One day I’m going to write a humorous children’s book. I even have the central character all picked out. It’s a camel. Truth be told, I’m the camel. As a mom of three active boys I always seem to be carrying a lot, and I don’t just mean stress. Even my handbag is weighted down. I call it my “Mom Bag,” and it contains everything from my youngest son’s Epi-Pen for his life threatening food allergies, to bandages, my emergency Luna Bar, mints, a lint brush, a deck of cards, an inflatable raft, a tire jack, a fire extinguisher… well, you get the idea of how heavy my Mom Bag is.
My Mom Bag is famous and, like Mary Poppins’ magic bag, my boys have come to expect that anything can come out of the Mom Bag at any time. One Fourth of July, while walking to see fireworks, we passed another mom tending to her daughter who had fallen and cut her knee. The little girl was crying inconsolably and the mom said, “Well, do you just want to go home then?” I stopped, whipped an antiseptic wipe and bandage out of my Mom Bag, and helped the mom tend to her daughter’s knee. I then handed the little girl a tissue and a glow stick and distracted her with a story about how boys are always getting into scrapes until she smiled and, as we walked away, the mom thanked me and then joked that I was the better mom. That last part isn’t true, but I’d put my Mom Bag up against anyone’s, any time. My oldest son said to me, “You were like a mom super hero!”
I live in multi-level house and, whether it is carrying the laundry basket up and down the stairs, bringing down recycling, carrying up groceries, or juggling the boys’ guitar, trumpet, fencing bag, stray play date, or whatever else they’ve either left around or forgotten, I’m carrying it. So much so that I’ve long since nicknamed myself “Chaklubah the Camel” and Chaklubah is going to be the central character in my future children’s book.
I’m not sure when I started referring to myself as Chaklubah, but I always seem to be carrying more than my fair share of stuff. This fact, however, won’t stop a child from looking to put one more iPhone, pair of glasses, toy, gadget or gizmo up on Chaklubah’s back. I can’t just blame the boys as, between my family, businesses, fitness blog and workout schedule, I multitask and juggle responsibilities like a circus clown. Perhaps in the children’s story Chaklubah also juggles to the delight of the villagers in the market place. One of my closest friends tells me that, rather than a camel, she feels like a donkey, pulling everyone and everything else behind her in a cart. She jokes that no matter how festively they try to dress up and decorate the donkey, it’s still a donkey. I can relate to this analogy as well, so perhaps Chaklubah’s sidekick is a donkey named Daphne.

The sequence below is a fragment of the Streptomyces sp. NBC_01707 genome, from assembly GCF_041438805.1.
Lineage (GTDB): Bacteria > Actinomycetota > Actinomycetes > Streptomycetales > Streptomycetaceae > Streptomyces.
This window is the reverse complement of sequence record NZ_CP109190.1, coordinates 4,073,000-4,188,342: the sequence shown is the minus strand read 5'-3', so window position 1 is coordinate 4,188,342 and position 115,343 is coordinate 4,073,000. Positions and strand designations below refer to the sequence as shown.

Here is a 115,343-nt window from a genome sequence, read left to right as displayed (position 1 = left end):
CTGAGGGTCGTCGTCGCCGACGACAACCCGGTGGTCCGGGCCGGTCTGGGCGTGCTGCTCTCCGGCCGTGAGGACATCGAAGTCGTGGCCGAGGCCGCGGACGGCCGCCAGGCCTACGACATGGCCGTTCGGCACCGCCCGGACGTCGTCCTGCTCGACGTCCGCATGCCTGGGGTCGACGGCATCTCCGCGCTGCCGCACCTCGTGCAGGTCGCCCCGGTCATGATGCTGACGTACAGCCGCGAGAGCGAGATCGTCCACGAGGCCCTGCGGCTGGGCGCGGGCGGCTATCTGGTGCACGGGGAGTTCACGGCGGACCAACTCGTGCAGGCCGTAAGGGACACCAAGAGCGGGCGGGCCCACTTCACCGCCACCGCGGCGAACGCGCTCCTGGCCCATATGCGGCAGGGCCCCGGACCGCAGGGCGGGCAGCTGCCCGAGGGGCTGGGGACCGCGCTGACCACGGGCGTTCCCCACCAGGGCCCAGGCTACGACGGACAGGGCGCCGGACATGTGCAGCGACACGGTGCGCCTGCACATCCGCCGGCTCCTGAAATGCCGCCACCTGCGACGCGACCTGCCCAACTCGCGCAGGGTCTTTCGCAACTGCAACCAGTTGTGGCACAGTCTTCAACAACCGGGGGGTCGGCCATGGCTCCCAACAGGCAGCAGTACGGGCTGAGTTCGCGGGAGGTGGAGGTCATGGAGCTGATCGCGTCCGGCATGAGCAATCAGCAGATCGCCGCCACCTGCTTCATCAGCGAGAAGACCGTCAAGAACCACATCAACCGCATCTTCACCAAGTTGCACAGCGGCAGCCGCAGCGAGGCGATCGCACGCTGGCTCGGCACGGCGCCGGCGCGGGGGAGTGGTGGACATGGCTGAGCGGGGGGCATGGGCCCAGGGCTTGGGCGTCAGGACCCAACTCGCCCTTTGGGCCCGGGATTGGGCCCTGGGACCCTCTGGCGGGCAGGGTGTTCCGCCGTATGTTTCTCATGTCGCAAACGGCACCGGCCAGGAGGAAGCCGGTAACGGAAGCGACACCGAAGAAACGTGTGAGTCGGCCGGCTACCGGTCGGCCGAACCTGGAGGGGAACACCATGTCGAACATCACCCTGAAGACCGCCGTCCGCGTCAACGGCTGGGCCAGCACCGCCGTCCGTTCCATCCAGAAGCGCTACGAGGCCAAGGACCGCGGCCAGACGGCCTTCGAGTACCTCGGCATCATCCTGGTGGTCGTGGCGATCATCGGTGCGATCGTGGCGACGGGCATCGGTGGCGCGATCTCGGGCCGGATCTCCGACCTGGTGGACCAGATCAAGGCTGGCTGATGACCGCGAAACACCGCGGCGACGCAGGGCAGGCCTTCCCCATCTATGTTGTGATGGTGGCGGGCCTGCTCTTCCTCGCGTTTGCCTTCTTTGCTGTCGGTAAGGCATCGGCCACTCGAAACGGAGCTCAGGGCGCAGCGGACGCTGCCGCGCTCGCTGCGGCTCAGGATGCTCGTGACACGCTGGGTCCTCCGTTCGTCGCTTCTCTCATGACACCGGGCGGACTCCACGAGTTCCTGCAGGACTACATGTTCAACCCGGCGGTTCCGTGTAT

Well, as the idiom foretells, there’s usually a straw that breaks the camel’s back. In Chaklubah’s case, I mean in my case, it was a bag of ice, not a straw. I was helping out at my middle son’s school dance. You’d think by now I’d have learned that no good deed goes unpunished and would have avoided being signed up on a committee, but you’d be wrong. I had been helping move bags of ice and loading up coolers with drinks for the dance and, the next day, I realized how much I reinjured my apparently-made-of-glass, spine. Everyone who is familiar with me knows that I truly have made working out like brushing my teeth, something I just do as a routine….no matter what. I say it’s my fear of “tomorrow turning into never” that keeps me in line. I talk to plenty of people who tell me all kinds of reasons why they can’t work out and I always try to impart on them that there are ways to modify your routine so that you can at least do something each day. After I hurt my back it took a lot for me to come to terms with the fact that I truly couldn’t do anything physical for a few days. All I could do was ice my back, go to my chiropractor or acupuncturist, and even get purple circles again from cupping, and just wait to feel better. After a couple of days of rest, I was able to do small amounts of time on the exercise bike.
Since “finding fitness,” as I describe it, I’ve realized how much self-awareness is required to stay on track. It takes a lot to know whether you really should rest to avoid risking injury, or if you can modify what sort of workout you do for the day… even if you’re looking for the slightest hangnail as an excuse not to have to exercise. So like Kenny Rogers sings in the Gambler, “You gotta know when to hold ‘em, know when to fold ‘em, know when to walk away, know when to run.” So, on the days when you feel like Chaklubah or Daphne, with the weight of the world on your shoulders, sometimes literally it seems, you’ll need to decide for yourself whether you need to take it easy so that you don’t prolong your inactivity by aggravating an injury, or if you’re able to vary your workout to incorporate something less strenuous and keep in the habit of being active. Since the ice incident, I’ve also realized that lightening up my Mom Bag may not be such a bad idea either.